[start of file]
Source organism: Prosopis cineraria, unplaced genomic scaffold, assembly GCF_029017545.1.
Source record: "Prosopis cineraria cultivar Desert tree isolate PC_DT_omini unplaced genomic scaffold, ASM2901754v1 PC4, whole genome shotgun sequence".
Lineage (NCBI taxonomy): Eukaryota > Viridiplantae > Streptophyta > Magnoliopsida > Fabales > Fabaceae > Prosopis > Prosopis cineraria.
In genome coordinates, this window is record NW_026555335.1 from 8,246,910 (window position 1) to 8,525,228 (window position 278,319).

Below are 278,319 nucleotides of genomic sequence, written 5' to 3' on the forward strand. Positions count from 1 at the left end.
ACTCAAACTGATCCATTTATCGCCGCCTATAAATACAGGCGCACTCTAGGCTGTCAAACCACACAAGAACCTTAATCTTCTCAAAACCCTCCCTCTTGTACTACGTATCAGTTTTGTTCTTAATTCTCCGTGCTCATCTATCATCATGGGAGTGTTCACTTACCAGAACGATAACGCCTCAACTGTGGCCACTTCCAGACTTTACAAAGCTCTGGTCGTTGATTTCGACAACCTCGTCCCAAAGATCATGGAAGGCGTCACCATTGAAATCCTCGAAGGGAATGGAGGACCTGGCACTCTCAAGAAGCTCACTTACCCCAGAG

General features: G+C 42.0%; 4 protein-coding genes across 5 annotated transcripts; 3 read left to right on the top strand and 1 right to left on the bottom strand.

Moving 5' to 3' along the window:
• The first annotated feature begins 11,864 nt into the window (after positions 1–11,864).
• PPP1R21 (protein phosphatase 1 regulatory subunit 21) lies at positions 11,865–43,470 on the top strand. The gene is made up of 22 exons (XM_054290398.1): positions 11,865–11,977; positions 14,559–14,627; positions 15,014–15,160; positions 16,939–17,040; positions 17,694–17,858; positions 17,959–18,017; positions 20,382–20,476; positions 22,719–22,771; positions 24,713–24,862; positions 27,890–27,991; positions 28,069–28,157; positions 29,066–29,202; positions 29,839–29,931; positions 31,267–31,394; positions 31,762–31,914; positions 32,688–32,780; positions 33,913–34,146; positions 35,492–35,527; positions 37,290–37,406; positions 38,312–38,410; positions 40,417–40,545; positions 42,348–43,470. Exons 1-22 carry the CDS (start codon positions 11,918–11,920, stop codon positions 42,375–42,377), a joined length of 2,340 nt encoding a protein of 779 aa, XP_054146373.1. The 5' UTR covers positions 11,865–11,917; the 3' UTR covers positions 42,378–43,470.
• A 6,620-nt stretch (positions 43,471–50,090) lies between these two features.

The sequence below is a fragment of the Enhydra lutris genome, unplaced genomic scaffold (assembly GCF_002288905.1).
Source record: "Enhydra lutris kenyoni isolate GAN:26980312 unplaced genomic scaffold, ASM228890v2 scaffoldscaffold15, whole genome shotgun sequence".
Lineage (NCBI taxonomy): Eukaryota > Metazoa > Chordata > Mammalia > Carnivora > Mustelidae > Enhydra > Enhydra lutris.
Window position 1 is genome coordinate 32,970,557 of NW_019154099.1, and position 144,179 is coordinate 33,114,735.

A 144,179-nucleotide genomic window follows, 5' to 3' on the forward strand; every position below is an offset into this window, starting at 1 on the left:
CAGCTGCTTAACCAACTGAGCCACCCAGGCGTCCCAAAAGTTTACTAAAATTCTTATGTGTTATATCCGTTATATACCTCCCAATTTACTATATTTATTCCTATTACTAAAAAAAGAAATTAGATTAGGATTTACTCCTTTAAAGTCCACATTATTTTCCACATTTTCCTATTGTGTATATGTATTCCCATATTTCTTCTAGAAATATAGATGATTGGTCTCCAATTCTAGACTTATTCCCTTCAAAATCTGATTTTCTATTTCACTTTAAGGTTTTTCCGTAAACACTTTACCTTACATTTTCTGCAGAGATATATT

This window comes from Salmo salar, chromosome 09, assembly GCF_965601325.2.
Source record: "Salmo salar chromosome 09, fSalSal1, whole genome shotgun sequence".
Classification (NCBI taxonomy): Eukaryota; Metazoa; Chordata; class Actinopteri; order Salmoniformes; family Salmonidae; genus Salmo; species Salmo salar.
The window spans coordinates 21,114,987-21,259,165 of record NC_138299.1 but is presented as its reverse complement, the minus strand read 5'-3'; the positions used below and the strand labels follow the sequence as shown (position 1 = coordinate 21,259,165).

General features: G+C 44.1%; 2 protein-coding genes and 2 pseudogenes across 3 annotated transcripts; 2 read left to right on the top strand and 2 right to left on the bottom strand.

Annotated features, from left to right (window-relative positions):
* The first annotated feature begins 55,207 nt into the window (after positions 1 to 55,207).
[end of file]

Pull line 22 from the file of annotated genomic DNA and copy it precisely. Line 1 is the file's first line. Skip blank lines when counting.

General features: G+C 44.1%; 2 protein-coding genes and 2 pseudogenes across 3 annotated transcripts; 2 read left to right on the top strand and 2 right to left on the bottom strand.